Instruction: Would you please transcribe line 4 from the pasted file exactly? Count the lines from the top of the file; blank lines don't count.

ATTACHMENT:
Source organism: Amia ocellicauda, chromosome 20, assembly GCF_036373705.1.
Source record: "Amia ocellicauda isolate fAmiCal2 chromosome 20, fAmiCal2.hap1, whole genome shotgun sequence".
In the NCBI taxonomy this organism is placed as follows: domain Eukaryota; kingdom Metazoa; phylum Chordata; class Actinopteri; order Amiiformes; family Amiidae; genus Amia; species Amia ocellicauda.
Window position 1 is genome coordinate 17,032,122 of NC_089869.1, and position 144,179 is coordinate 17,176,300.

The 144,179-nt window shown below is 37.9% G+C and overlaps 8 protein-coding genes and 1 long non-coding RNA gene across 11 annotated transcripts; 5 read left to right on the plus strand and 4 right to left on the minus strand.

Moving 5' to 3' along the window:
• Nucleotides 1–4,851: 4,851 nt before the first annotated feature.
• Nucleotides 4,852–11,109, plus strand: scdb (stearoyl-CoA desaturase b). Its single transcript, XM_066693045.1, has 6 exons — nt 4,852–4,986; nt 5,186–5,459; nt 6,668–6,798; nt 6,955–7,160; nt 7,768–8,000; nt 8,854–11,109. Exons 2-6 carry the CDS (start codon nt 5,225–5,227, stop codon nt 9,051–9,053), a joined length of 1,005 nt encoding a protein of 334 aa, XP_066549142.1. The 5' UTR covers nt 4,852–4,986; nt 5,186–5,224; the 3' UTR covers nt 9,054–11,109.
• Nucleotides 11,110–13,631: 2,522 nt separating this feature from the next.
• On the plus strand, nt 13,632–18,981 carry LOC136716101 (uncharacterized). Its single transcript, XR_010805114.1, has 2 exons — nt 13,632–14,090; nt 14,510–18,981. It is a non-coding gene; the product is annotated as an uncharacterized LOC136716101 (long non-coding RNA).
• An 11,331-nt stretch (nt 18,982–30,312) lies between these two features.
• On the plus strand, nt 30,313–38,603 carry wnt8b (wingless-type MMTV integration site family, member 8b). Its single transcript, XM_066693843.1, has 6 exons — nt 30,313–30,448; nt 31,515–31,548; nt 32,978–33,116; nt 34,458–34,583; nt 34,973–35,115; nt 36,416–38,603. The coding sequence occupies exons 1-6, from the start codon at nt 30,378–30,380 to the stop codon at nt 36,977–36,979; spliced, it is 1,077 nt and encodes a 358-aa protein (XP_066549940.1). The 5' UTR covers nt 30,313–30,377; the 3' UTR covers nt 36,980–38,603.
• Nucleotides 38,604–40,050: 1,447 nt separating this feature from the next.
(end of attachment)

Window position 1 is genome coordinate 17,032,122 of NC_089869.1, and position 144,179 is coordinate 17,176,300.